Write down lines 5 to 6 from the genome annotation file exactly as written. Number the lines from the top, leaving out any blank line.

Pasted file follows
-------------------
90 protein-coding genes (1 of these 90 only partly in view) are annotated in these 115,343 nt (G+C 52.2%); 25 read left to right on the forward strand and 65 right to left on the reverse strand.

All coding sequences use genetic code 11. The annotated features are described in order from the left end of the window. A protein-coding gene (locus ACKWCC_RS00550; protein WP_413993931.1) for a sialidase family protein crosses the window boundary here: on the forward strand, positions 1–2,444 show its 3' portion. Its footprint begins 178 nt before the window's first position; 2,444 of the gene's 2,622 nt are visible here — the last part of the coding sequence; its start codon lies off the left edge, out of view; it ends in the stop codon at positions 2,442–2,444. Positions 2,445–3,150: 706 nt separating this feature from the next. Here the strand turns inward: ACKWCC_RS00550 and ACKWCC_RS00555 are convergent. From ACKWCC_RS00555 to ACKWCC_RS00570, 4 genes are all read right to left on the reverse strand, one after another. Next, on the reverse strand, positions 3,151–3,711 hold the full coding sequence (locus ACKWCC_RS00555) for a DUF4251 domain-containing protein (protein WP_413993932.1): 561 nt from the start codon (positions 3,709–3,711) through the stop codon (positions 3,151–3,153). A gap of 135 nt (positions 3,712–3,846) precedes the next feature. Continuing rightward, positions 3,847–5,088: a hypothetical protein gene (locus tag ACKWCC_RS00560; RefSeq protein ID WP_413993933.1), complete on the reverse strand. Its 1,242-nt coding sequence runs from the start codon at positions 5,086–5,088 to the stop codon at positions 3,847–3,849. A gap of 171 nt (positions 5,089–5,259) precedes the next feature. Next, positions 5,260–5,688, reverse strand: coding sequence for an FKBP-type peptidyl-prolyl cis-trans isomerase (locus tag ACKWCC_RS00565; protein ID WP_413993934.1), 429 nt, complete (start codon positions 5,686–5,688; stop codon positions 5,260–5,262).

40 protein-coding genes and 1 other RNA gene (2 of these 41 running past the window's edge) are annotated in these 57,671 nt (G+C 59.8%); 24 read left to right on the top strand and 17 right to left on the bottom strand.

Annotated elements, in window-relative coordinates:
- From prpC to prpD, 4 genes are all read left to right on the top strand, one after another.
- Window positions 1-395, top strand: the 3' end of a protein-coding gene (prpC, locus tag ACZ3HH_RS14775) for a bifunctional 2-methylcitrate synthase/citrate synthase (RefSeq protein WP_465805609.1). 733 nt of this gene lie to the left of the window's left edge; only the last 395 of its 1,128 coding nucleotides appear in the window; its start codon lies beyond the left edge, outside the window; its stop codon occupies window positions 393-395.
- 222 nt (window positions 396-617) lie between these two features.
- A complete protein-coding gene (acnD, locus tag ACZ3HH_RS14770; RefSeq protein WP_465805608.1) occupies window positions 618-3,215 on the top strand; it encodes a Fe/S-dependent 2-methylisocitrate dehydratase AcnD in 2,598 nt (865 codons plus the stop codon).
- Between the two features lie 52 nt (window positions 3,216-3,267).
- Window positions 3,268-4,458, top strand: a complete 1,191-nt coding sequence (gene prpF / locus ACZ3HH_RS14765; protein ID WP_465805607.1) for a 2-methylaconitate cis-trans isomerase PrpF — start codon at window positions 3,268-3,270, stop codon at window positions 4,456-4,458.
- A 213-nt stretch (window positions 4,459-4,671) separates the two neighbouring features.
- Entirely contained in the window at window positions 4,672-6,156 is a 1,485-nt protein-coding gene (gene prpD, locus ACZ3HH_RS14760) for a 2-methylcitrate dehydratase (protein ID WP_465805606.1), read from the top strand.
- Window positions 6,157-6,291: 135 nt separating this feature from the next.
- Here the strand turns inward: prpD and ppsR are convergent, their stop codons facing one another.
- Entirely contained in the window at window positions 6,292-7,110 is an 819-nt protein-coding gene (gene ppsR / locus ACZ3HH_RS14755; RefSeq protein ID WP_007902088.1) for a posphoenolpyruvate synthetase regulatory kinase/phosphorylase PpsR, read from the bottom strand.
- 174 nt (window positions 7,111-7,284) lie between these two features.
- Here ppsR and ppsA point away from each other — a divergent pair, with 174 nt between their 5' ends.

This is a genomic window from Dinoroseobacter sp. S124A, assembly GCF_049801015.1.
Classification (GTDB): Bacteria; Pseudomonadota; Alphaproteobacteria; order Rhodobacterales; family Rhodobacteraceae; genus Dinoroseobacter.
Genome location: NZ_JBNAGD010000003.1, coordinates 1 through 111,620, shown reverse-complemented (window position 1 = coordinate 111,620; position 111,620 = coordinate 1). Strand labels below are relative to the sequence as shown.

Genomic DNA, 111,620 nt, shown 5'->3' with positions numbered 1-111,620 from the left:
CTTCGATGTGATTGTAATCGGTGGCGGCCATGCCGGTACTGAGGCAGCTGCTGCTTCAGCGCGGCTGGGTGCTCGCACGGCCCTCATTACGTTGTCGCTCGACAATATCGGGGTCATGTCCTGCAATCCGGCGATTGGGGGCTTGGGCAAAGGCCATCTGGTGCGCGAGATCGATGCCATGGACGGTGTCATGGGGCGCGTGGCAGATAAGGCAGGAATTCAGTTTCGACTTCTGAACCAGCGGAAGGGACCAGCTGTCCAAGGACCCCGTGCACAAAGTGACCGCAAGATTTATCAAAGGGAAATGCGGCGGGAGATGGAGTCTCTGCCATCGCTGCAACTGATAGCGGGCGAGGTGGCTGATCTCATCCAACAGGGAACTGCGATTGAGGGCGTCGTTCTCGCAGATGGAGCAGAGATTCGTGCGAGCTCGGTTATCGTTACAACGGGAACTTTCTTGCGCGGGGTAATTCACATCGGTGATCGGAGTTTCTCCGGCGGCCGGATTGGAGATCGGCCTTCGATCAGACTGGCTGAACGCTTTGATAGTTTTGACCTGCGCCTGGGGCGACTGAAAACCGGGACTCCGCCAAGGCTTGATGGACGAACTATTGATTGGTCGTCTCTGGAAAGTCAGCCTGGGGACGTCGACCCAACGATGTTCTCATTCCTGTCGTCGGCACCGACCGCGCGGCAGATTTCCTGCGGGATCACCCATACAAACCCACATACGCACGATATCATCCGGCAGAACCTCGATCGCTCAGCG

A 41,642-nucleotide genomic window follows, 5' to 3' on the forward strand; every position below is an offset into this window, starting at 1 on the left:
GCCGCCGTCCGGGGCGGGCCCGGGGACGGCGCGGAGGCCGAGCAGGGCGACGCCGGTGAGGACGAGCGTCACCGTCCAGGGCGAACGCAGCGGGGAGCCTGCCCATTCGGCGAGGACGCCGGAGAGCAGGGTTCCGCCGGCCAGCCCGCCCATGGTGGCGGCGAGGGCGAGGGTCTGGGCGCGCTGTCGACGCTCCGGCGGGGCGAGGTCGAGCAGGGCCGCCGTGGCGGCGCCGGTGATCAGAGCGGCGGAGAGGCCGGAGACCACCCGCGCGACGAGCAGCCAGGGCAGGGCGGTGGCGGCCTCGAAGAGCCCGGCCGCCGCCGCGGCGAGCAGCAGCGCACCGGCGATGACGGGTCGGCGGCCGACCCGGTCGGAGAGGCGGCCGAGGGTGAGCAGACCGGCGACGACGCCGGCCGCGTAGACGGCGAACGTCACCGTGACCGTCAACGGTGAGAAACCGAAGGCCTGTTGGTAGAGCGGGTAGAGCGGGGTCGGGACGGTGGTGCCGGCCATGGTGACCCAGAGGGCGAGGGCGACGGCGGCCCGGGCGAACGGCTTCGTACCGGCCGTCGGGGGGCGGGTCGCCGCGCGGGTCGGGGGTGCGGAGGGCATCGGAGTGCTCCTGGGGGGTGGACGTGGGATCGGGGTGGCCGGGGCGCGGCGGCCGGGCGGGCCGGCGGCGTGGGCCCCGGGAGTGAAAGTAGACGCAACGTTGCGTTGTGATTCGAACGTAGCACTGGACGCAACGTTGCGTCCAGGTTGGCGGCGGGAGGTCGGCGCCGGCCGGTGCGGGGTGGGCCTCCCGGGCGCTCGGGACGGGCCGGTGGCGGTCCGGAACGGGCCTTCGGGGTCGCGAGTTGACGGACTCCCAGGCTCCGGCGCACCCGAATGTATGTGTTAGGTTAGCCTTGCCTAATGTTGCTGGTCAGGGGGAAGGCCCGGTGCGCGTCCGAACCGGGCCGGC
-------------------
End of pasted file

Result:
- From prpC to prpD, 4 genes are all read left to right on the top strand, one after another.
- Window positions 1-395, top strand: the 3' end of a protein-coding gene (prpC, locus tag ACZ3HH_RS14775) for a bifunctional 2-methylcitrate synthase/citrate synthase (RefSeq protein WP_465805609.1). 733 nt of this gene lie to the left of the window's left edge; only the last 395 of its 1,128 coding nucleotides appear in the window; its start codon lies beyond the left edge, outside the window; its stop codon occupies window positions 393-395.